The low-down on the new contractor withholding tax rules
By Shelley-ann Brinkley - 7 April 2017
If you are a contractor, or engage the services of a contractor, are you up to speed with the changes to the withholding tax rules?
From 1 April 2017, contractors can elect their own withholding
tax rate. This means they no longer have to have tax deducted
from their payments in line with their flat rate under the
withholding tax rules (otherwise known as the Schedular Payment
Schedular payments apply to contractors across a broad spectrum
of industries; from cleaners, farmworkers and gardeners, to
entertainers, sportspeople, labour-only builders and fishing boat
workers. The withholding rate can be equally as broad;
from 33% for examiners' fees, to 10.5% for personal service
With the new rules however, contractors can choose to elect a
lower withholding tax rate, down to a minimum of 10% (15% for
non-resident contractors). This is done by the contractor
electing a rate on their Tax Rate Notification for Contractors form
(IR330C) which they provide to parties they invoice. The idea
being that the lower rate will more accurately reflect the
contractor's end of year marginal tax rate.
The changes to the withholding tax rules do not however apply to
non-resident entertainers who will continue to be subject to
withholding tax at the flat rate of 20%, with no ability to reduce
The withholding tax rules have also been extended to apply to
contractors that work for 'labour-hire firms'. In addition,
the current exemption that applies if a contractor is invoicing
through a company does not apply to payments by labour-hire
firms. In other words, labour-hire firms will have to deduct
withholding tax from payments made to a contractor's company at the
standard rate of 20%, unless the contractor elects a lower rate of
no less than 10% or applies for a Special Tax Rate, which could be
as low as of 0%.
A labour-hire firm has a wide definition and essentially
includes "a person which has as one of its main activities the
business of arranging for a person to perform work or services
directly for clients of the entity". Essentially , if
the labour-hire arrangement is not incidental to the main business
of the labour-hire firm, the withholding tax rules will apply.
There is however an exclusion from the new labour-hire rule for
transactions with associated persons to prevent overreach of the
The Inland Revenue has allowed for a lead-in time of up to 1
July 2017 for those labour-hire firms that were not able to get
their payroll systems in place in time for 1 April 2017.
Special Tax Rate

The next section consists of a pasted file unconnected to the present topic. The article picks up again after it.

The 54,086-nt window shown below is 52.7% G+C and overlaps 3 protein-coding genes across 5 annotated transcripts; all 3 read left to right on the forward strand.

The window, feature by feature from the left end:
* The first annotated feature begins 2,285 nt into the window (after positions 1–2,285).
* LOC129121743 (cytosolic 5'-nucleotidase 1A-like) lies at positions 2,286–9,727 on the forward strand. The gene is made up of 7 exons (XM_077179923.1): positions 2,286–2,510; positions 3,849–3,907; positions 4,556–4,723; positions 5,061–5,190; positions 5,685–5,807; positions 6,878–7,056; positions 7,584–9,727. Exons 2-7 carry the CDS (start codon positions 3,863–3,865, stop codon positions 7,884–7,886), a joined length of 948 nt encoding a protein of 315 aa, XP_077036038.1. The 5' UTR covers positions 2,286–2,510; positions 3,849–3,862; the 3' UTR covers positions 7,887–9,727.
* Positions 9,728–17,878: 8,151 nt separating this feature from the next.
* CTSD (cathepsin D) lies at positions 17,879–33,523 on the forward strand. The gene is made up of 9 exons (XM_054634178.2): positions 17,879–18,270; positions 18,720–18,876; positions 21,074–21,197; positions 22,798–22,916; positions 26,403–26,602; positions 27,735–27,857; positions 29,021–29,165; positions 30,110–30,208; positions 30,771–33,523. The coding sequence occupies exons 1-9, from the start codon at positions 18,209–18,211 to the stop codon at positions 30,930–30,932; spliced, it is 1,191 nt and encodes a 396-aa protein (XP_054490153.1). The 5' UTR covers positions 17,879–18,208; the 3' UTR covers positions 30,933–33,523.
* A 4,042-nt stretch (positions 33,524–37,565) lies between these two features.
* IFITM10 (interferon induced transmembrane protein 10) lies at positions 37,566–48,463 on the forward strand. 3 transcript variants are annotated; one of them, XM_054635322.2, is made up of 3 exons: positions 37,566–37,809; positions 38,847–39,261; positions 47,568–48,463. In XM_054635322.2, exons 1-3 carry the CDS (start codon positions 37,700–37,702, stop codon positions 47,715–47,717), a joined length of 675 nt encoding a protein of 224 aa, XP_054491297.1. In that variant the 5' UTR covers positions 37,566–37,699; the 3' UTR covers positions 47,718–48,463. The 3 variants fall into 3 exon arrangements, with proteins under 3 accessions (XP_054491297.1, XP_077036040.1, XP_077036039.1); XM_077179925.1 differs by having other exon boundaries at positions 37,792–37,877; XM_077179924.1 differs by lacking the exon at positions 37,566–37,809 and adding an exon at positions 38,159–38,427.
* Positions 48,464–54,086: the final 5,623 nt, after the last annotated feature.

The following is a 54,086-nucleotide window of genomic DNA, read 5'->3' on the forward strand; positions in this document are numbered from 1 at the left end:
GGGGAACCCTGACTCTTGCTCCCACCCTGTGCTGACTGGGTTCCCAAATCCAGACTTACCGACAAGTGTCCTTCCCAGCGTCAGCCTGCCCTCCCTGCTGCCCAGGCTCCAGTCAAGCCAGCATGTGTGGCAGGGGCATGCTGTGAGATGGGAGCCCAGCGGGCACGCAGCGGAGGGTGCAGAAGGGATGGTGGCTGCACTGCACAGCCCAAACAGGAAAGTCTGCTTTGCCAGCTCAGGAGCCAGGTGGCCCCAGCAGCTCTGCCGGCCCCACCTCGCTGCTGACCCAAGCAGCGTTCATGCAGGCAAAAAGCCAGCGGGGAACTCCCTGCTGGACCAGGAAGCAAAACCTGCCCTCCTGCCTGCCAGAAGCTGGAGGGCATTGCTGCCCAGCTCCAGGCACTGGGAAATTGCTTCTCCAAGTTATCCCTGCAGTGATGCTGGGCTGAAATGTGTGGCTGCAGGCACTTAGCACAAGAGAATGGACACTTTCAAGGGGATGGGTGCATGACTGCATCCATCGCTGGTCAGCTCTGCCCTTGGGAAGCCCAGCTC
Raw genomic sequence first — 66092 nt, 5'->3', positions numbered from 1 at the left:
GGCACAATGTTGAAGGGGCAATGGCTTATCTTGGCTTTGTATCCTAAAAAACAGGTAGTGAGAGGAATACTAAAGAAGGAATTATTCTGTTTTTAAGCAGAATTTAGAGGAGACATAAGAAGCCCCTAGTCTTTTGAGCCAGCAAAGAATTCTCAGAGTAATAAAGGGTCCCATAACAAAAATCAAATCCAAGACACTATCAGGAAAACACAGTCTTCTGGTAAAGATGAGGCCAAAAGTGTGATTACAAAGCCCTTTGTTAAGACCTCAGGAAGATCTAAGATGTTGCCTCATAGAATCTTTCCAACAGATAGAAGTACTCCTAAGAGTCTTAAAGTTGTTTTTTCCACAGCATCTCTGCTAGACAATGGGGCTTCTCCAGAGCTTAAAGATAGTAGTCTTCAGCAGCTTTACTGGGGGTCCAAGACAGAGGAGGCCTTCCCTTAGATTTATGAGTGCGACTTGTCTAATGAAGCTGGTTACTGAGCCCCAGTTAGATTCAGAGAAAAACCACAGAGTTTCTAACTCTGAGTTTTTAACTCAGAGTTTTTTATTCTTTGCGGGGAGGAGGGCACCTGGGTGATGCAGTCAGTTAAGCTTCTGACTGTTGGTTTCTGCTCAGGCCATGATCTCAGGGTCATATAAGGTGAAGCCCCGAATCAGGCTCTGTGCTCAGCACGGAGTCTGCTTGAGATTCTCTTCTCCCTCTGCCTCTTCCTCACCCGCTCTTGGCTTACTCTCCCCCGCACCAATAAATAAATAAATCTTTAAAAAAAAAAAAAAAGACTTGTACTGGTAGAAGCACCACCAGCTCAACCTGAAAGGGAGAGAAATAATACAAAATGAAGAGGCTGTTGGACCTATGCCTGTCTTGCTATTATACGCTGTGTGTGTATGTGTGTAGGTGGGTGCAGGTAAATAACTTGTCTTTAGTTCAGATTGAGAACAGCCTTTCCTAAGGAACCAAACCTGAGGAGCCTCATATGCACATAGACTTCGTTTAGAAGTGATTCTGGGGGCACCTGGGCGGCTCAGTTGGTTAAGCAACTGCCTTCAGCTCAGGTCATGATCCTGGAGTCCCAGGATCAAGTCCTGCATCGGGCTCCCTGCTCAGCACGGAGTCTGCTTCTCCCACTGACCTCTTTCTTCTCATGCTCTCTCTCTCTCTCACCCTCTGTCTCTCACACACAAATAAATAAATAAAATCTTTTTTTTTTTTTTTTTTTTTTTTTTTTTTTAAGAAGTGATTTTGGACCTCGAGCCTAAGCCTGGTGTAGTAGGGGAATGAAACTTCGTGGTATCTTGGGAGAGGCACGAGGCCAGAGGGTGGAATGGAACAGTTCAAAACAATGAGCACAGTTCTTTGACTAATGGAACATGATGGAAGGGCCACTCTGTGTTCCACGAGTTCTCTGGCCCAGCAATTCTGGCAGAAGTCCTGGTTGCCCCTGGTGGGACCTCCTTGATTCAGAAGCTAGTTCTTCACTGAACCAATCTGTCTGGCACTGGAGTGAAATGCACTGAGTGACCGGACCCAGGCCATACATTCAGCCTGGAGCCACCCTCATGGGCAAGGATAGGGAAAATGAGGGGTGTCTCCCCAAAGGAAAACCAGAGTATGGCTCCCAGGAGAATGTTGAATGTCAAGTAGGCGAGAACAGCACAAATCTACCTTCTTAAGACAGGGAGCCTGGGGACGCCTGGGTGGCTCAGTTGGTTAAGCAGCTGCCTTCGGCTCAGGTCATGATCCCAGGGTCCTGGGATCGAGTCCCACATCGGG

Contractors subject to the withholding tax rules cannot apply
for a Certificate of Exemption, instead they now have the ability
to elect a 0% withholding tax rate, which means the contractors
will pay their income tax through the provisional tax system.
A good option for those contactors who are able to manage three
sizeable tax payments throughout the year, with a wash-up in the
annual tax return, but perhaps not such a good option for those
contractors who will struggle to ensure they have the cash-flow to
cover the payments when they fall due.
The election of a 0% withholding tax rate is done by completing
an IRD Special Tax Code Application form (IR23BS) and submitting
the form to the IRD.
The outcome of having a Special Tax Rate (rather than a
Certificate of Exemption) means the payments to the contractor must
be recorded on the payer's Employer Monthly Schedule, even though
no withholding tax is deducted. This is an added compliance
hassle for payers, however from a tax base protection perspective,
this ensures the contractor's income information is still provided
to Inland Revenue and therefore reduces the risk of
Voluntary Withholding Agreements
A further change sees those contractors who are not currently
subject to the withholding tax rules, able to elect into the rules
if they so choose and have payers deduct withholding tax from
payments made to them. In order to do this however, the payer
has to agree. Therefore, if this was going to cause
unnecessary compliance for the payer, the payer could choose not to
withhold. The standard rate under a voluntary withholding
agreement is 20%, unless the contractor elects a rate no lower than
The withholding tax changes will be positive for contractors in
the long run. However we foresee there will be a few teething
issues to overcome, such as the interplay with the attribution
rules; when a contractor's income must be returned in the
contractor's individual tax return, yet the withholding tax has
been withheld under the contractor's company IRD number.
Also contractors who have been paying tax via the provisional
tax system but will now have withholding tax deducted will, in the
first year or two, need to consider estimating their provisional
tax down which opens them up to IRD's use-of-money interest
Over time, these and other practical issues will be ironed out;
it just means in the short term closer attention will need to be
paid to contractors and those who make payments to contactors.
To discuss how the above impacts you, contact your Hayes Knight
advisor or the Hayes Knight Tax Team.
Associate - Tax Consulting
T +64 9 414 5444